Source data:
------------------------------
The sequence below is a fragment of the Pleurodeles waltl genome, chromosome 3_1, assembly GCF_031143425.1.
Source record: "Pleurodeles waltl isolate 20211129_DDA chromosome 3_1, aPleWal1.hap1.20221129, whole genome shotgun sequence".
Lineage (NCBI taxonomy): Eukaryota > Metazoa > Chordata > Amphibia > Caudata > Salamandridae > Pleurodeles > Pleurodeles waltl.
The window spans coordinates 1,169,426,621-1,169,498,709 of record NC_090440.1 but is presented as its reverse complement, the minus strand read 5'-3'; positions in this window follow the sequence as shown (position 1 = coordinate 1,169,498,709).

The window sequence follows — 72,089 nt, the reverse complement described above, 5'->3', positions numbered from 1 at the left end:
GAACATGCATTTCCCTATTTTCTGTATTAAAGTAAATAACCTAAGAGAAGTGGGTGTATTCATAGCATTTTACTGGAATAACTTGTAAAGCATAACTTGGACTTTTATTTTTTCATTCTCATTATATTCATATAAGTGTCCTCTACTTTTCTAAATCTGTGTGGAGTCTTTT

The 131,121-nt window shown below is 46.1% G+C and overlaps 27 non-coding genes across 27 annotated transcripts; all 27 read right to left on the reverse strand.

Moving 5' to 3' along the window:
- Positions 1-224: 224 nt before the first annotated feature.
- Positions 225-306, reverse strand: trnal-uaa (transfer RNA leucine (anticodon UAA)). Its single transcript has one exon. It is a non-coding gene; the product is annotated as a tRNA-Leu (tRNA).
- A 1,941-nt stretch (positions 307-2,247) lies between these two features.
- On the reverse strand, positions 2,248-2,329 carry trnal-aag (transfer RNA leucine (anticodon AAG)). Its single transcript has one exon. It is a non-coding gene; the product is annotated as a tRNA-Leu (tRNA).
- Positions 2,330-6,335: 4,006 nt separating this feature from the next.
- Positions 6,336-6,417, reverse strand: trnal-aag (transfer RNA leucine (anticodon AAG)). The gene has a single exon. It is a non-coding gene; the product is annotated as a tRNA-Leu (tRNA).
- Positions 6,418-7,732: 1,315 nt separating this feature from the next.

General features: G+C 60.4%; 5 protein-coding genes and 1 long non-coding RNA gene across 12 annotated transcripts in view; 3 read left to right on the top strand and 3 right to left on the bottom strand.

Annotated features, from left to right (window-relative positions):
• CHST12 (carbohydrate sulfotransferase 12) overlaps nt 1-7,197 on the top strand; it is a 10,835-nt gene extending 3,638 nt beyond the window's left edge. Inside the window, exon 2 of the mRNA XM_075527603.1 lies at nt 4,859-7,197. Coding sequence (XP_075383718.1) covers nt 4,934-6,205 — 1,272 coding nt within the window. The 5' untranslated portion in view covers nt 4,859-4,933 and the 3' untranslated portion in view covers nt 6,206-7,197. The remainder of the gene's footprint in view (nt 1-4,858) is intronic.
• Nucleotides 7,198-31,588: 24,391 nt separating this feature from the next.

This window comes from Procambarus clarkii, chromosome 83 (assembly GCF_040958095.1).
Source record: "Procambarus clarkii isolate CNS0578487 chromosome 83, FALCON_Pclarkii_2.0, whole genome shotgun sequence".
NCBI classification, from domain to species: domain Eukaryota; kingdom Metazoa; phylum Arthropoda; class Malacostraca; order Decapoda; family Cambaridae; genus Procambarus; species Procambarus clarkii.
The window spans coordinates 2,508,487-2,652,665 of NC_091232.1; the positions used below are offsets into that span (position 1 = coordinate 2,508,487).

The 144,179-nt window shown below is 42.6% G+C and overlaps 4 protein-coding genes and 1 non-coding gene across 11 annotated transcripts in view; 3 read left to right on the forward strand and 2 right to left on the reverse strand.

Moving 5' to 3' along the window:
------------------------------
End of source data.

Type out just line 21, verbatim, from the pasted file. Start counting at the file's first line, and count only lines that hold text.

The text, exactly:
Source record: "Procambarus clarkii isolate CNS0578487 chromosome 83, FALCON_Pclarkii_2.0, whole genome shotgun sequence".